Don’t forget to eat your fibre
When the majority of people decide to follow a healthy eating plan, they almost always consider their protein, carbohydrate, and fat intake with very little thought, if any, to dietary fibre.
The fact is, though, that dietary fibre is not only essential to overall health and the continual elimination of waste, it is required—in sufficient quantities—for an optimal metabolism, in large part due to its blood-sugar-balancing capabilities.
Even though fibre is derived from carbohydrate sources (fruits, vegetables, and whole grains), the body lacks the necessary digestive enzymes to break it apart and extract its calories, thus making it a true calorie-free food.
Most obesity experts agree that healthy blood-sugar levels are essential to effective fat loss. Maintaining a healthy blood-sugar profile can often be the missing link to a successful fat-loss program. Higher blood-sugar levels lead to higher insulin levels, which in turn stimulates fat storage instead of release.
To prove this theory, researchers from New York Medical College in New York discovered that metformin, a diabetic medication designed to help restore the body’s response to insulin and lower blood-sugar levels, can also be an effective treatment in weight management in non-diabetic individuals.
As we age, blood-sugar levels tend to creep higher and higher, making it extremely difficult for insulin to continue to do its job of escorting the sugar out of the bloodstream and into the cells of the body, thus causing more insulin to be secreted. High insulin levels (hyperinsulinemia) stimulate a powerful enzyme called lipoprotein lipase (LPL) which enhances our ability to expand fat cells. This is one of the main reasons we experience weight gain as we get older.
Fiber and fat loss
Elevated blood-sugar and insulin levels are exacerbated by high-carbohydrate, low-fibre diets. Several studies have shown that many of the undesirable effects of high-carbohydrate diets, including unwanted weight gain, can be reduced and often neutralized when dietary fibre is also increased. Italian researchers have discovered that a high-fibre diet not only significantly improves blood-sugar control in diabetics, but also has the ability to greatly reduce plasma cholesterol levels compared with low-fibre diets.
Dietary fibre acts in numerous ways to help lower the incidence of obesity. One of its most powerful effects lies in its ability to help lower excess insulin by displacing some of the dietary sugars (from carbohydrates) that are quickly absorbed in the small intestine. Dietary fibres have been shown to upgrade insulin receptor sensitivity—especially within the muscle cells. When insulin receptors in muscle cells are activated, there is correspondingly low insulin-receptor activity in the fat cells, and more sugars are diverted to muscle cells as opposed to fat cells.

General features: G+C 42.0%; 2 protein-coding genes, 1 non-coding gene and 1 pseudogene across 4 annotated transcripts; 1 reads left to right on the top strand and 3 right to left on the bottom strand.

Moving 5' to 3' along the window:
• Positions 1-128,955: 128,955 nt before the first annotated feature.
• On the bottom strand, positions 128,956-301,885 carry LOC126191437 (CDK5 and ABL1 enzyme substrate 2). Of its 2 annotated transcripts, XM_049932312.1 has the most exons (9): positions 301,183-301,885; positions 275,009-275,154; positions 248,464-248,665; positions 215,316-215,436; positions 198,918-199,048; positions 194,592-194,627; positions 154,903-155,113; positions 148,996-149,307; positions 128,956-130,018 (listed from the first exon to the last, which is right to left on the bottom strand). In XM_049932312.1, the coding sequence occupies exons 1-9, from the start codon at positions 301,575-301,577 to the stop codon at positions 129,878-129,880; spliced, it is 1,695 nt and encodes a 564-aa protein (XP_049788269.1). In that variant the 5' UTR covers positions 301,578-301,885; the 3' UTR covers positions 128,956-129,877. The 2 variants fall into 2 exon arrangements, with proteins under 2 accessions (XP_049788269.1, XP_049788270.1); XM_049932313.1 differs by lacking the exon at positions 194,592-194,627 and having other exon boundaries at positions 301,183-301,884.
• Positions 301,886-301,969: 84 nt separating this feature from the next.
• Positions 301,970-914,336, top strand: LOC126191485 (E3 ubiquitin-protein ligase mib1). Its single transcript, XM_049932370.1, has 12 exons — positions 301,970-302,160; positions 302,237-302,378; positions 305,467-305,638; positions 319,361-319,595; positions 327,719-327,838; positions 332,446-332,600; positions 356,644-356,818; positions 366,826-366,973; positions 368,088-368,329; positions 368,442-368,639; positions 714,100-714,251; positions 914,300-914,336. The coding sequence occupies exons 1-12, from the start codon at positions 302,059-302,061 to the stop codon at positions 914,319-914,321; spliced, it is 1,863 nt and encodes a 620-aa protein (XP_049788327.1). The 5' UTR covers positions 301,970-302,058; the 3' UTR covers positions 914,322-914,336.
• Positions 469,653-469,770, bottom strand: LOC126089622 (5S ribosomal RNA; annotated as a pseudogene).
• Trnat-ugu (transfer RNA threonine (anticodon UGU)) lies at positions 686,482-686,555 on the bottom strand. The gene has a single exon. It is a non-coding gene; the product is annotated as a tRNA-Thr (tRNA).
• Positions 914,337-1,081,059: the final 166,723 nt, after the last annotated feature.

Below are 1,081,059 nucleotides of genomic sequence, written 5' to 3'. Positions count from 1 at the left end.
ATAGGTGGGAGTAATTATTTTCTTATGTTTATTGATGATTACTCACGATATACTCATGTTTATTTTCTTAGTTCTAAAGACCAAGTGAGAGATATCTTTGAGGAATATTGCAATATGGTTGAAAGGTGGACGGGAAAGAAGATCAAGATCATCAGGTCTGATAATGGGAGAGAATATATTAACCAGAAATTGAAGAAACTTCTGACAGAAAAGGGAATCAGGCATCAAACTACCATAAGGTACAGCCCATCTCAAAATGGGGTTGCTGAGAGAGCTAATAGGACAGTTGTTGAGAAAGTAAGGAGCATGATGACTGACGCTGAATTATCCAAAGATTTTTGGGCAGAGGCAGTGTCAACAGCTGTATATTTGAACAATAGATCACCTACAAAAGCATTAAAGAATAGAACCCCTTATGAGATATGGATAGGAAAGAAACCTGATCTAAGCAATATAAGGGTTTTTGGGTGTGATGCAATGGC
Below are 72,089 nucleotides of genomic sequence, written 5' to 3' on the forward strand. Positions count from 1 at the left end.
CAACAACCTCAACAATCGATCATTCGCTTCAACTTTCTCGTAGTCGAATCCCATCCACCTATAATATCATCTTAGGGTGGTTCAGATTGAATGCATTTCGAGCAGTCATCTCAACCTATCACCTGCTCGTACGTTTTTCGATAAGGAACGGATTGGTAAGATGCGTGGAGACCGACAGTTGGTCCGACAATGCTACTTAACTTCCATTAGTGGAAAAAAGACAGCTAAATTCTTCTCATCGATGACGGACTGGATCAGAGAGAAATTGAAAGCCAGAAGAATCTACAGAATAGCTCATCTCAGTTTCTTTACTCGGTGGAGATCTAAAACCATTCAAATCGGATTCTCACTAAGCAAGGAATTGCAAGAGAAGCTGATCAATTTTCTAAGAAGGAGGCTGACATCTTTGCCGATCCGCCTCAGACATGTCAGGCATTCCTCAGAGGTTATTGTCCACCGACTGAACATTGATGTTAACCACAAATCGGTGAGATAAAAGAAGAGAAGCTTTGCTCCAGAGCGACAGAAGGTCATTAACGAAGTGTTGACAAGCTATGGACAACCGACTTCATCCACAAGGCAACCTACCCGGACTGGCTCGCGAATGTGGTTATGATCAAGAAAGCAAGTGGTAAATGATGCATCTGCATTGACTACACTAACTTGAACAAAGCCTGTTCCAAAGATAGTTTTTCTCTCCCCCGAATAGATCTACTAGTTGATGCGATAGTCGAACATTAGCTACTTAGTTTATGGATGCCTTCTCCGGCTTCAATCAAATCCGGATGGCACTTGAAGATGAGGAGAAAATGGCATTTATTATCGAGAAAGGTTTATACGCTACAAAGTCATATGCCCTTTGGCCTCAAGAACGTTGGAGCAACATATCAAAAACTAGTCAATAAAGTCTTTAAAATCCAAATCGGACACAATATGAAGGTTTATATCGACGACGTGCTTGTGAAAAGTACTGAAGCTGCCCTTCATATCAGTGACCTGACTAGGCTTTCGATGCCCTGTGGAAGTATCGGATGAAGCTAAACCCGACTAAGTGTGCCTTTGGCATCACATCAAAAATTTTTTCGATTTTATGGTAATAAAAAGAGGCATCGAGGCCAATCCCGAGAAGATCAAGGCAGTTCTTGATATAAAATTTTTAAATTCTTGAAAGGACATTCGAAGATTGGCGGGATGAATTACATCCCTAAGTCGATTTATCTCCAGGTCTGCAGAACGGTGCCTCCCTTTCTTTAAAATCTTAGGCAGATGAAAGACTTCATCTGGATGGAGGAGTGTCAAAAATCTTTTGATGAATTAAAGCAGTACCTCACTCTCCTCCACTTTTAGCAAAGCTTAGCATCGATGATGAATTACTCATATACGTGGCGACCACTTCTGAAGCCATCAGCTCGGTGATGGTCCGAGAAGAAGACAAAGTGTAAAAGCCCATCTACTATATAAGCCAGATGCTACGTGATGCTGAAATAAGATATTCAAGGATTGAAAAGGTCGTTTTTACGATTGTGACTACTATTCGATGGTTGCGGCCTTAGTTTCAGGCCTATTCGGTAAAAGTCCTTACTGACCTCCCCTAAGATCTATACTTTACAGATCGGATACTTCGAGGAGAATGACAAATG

Research suggests that by slowing the release of sugars into the bloodstream—thereby preventing a high surge in insulin—a high-fiber diet can also decrease circulating free fatty acids, LDL cholesterol and triglycerides, and lower a person’s overall risk of cardiovascular disease, diabetes and obesity.,
Studies also have shown that adding 5 to 30 grams of fibre (especially gel-forming ones such as guar gum) per day to a healthy diet leads to an increased feeling of fullness which ultimately reduces the desire to consume extra calories that contribute to body-fat stores.
Any way you roll the dice, your overall health profile can only be enhanced with the addition of healthy food-based fibres—especially those coming from fruits (primarily berries) and vegetables (the non-starchy variety). If you are not consuming sufficient quantities of fibre each day, perhaps it’s time you started supplementing your daily intake.
Nutritional Expert and Bestselling Author Brad King MS, MFS has been referred to as one of the most influential health mentors of our time and is widely recognized as one of the most sought after authorities on nutrition PNO.CA
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 Ylonen K, et al. Associations of dietary fiber with glucose metabolism in nondiabetic relatives of subjects with type 2 diabetes: the Botnia Dietary Study. Diabetes Care. 2003 Jul;26(7):1979-85.
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